5 Life Lessons I Learned from Pure Barre

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In late April, I had one of those moments many women dread. I was packing for a work conference in Orlando when I discovered a majority of my clothes from a few seasons ago no longer fit: zippers were much harder to close and sitting down could only happen if I held in my breath. I couldn’t believe that I’d managed to gain so much weight in such a short period of time. And all I could think was that I was unable to wear clothes I had only just finished paying off on my JCrew credit card….how sad (for my health and my finances)!

I was mad at myself for not noticing these changes in my own body. I knew all of my old excuses had to go – the biggest one being that I just didn’t have the time to work out.

Since I am terrible at motivating myself to get to the gym, I decided taking a class was the best way to go. Every night on my way home from work, I would pass a Pure Barre studio that had opened recently in my neighborhood. I’d always liked the idea of it since I had taken ballet as a kid, so I signed up in May 2014. Since that first class, I have gone to the studio at least five times a week (when not traveling for work). And on October 25th, I celebrated my 100th Pure Barre class, joining the studio’s 100 Club.

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In this journey to finally get fit and take control of my physical health, Pure Barre has taught me five great lessons that I plan to take with me as I continue this new healthy lifestyle:

  1. You must take time for yourself.  Most of my adult life has been devoted to work, both my day job and the many projects I take on outside of the 9 to 5. I was going to networking events, volunteering, doing work for professional organizations, writing for online magazines and blogs – but I wasn’t giving any of my time to my physical health. I thought the networking activities were the way for me to truly grow and I made them a priority, until I realized I wasn’t really doing any of this extra work for myself. While it is important to nourish your mind and build your network, it doesn’t do any good when your body is run down from sleep deprivation and a terrible on-the-go diet.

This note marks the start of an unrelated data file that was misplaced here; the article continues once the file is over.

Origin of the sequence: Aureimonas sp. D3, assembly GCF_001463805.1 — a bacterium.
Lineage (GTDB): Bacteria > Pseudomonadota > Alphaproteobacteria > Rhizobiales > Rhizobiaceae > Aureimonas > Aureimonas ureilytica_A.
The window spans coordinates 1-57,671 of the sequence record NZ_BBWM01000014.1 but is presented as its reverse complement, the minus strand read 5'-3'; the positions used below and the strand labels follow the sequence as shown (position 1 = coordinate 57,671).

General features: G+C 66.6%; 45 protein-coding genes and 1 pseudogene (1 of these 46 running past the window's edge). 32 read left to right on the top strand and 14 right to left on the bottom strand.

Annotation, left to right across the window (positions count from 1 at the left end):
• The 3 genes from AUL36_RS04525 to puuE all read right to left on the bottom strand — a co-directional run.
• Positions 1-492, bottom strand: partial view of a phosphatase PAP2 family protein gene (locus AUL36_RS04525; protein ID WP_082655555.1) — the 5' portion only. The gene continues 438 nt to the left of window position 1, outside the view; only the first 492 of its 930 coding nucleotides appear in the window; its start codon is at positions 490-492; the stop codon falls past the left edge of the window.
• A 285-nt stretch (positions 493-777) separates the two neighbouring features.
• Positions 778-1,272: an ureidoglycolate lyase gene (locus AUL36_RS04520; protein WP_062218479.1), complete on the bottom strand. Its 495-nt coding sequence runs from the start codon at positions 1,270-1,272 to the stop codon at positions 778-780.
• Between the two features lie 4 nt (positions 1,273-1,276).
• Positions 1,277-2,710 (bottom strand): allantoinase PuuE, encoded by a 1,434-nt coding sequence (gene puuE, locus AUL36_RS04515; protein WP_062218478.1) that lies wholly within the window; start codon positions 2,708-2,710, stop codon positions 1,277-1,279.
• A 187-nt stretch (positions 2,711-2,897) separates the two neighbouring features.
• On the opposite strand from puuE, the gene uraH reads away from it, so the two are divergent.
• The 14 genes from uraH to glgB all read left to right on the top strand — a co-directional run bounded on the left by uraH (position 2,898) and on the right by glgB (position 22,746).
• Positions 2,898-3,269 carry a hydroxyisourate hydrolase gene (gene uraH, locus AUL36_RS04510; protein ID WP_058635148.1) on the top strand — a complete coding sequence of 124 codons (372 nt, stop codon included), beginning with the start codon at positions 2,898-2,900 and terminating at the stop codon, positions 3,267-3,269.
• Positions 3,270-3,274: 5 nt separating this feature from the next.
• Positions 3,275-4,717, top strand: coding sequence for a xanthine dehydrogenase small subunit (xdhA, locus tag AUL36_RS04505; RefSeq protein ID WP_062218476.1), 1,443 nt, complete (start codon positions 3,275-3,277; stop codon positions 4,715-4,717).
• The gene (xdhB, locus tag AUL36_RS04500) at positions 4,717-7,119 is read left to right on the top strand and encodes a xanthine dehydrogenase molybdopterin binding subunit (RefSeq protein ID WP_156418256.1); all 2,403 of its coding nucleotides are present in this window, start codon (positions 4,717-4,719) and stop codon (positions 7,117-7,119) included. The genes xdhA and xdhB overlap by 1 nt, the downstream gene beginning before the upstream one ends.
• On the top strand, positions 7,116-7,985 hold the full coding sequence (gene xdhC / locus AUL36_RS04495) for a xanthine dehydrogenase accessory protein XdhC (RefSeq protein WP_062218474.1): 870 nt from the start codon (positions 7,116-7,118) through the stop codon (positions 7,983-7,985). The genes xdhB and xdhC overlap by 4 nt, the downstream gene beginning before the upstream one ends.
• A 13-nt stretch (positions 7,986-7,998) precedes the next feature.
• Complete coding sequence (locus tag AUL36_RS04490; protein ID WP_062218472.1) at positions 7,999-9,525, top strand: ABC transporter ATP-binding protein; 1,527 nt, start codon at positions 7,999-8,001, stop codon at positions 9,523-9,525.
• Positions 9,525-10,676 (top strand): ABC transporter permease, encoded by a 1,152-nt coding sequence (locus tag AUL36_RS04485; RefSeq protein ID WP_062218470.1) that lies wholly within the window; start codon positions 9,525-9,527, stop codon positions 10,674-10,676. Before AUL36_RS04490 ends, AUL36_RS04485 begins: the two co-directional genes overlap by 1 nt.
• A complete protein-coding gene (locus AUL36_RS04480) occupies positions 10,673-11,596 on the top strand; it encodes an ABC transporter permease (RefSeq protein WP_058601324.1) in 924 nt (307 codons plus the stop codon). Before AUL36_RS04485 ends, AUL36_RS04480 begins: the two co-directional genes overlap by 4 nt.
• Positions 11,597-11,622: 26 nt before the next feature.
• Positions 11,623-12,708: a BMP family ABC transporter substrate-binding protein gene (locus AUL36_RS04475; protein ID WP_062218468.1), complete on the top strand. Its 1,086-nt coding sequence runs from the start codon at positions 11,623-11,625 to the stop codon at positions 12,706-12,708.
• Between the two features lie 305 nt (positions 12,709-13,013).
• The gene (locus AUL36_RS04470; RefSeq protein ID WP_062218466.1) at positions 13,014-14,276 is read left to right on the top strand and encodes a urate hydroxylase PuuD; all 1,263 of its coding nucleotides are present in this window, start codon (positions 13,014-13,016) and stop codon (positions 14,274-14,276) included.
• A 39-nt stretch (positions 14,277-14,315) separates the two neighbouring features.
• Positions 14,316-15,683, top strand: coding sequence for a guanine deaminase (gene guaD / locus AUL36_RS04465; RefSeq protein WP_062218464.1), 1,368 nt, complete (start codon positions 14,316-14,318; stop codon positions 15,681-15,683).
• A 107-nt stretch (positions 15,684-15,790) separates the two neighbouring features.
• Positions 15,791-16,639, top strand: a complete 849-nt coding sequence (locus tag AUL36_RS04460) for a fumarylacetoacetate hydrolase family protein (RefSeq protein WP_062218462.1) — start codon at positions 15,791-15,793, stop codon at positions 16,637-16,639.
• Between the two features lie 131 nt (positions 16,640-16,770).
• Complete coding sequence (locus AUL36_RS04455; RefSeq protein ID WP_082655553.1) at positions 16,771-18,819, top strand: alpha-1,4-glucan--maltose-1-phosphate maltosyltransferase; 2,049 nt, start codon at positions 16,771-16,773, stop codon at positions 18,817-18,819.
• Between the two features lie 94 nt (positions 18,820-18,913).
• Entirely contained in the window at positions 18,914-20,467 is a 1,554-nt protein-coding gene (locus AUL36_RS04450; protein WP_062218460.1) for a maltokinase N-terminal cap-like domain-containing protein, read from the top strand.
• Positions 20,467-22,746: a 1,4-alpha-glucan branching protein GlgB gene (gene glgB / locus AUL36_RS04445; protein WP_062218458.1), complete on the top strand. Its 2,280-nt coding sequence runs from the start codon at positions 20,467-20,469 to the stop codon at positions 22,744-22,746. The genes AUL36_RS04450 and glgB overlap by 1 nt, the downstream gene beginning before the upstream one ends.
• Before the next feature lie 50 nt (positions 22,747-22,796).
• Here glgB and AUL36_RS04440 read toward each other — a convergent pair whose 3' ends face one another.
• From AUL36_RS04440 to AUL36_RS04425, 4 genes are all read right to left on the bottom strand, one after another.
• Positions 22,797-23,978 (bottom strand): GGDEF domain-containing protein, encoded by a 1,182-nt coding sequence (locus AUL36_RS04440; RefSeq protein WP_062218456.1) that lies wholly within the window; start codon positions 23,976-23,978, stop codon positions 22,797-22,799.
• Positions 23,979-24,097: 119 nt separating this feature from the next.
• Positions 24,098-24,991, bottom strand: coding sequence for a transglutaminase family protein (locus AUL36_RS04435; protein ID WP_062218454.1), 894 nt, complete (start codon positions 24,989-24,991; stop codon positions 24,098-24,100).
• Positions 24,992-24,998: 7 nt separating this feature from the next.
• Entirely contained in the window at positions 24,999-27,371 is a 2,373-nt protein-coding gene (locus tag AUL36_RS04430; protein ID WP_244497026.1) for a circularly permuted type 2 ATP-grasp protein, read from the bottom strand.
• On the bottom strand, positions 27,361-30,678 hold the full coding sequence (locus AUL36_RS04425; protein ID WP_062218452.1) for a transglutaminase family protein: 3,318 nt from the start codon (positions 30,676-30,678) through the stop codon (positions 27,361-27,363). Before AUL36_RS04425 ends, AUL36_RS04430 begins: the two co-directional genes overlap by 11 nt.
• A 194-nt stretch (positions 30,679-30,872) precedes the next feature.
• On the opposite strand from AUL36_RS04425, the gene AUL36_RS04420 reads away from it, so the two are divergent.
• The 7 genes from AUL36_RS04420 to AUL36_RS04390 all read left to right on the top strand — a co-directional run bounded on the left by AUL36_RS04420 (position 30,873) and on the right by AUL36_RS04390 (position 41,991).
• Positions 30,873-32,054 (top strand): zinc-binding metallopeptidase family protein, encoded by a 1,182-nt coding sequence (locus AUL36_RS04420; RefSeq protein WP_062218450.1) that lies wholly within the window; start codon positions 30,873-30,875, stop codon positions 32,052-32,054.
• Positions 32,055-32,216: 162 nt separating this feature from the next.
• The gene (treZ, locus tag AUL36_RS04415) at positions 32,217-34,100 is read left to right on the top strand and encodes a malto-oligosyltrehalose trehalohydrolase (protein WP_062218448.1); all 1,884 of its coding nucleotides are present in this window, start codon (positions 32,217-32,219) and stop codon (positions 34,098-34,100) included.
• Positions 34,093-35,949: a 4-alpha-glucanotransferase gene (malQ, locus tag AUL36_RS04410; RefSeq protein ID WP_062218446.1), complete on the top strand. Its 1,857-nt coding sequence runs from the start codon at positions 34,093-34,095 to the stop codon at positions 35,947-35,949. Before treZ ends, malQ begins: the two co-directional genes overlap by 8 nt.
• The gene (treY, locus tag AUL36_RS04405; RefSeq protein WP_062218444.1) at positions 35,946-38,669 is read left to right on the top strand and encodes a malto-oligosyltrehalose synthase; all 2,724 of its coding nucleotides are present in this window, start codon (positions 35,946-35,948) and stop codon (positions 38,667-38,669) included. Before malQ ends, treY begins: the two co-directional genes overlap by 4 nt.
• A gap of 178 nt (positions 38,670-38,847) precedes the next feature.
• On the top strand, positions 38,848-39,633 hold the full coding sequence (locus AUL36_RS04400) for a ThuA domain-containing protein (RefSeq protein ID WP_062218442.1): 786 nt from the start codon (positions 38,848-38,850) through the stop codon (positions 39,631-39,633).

2. You can build new habits. I always thought I wasn’t the athletic or fit type, and that this was just who I was; why bother changing or apologizing for it? But a surprising thing happened — over the last five months, I discovered I really enjoy physical activity. It was just a matter of building it into my daily routine. Now I am at a point where I couldn’t see my life without it, and wonder how I managed in those years when my idea of stress relief was eating in front of the TV or drinking a beer.
  3. Progress is made in small increments. I could barely make it through all the Pure Barre exercises when I started, but with the encouragement of the instructors (who never make you feel too weak or too slow), I built my strength up one class at a time. Pure Barre is all about small, incremental movements, and it is amazing how these small movements can make big changes in your body and your mind. I also applied the idea of “small incremental changes” to my diet, and have slowly worked in healthier foods and have adjusted to eating smaller portions of my fattening favorites: French fries, mac and cheese, and craft beer.
  4. You are stronger than you think you are. The instructors always say this during class, right when you hit that point where you’re shaking so much you want to stop and take a break, or give up completely. We always think we aren’t capable in those moments when the pain or discomfort starts to kick in – but it is pushing through those moments that make you realize your body is capable, as long as your mind remains focused and positive.
  5. Breathe, focus, and tune out the world, because this is your time. Pure Barre is one hour in the day just for you. The instructors make you put away your cell phone and focus on the moves and music. It amazes me what I am capable of if I just let myself focus and breathe. Even when my legs are shaking (embrace the shake!), I can conquer that fear of not being strong enough by focusing on my breathing or the beat of the music. My ability to focus in class has helped me focus better in my everyday life, and I can now better tune out the unnecessary noise when I really want to finish a project.

Thanks to Pure Barre, I am in the best shape I’ve ever been in. At the moment, I don’t fit in to many of those old clothes, but not because they’re too tight – they’re too big! In fact, I had to buy a lot of new clothes recently, one to two sizes smaller.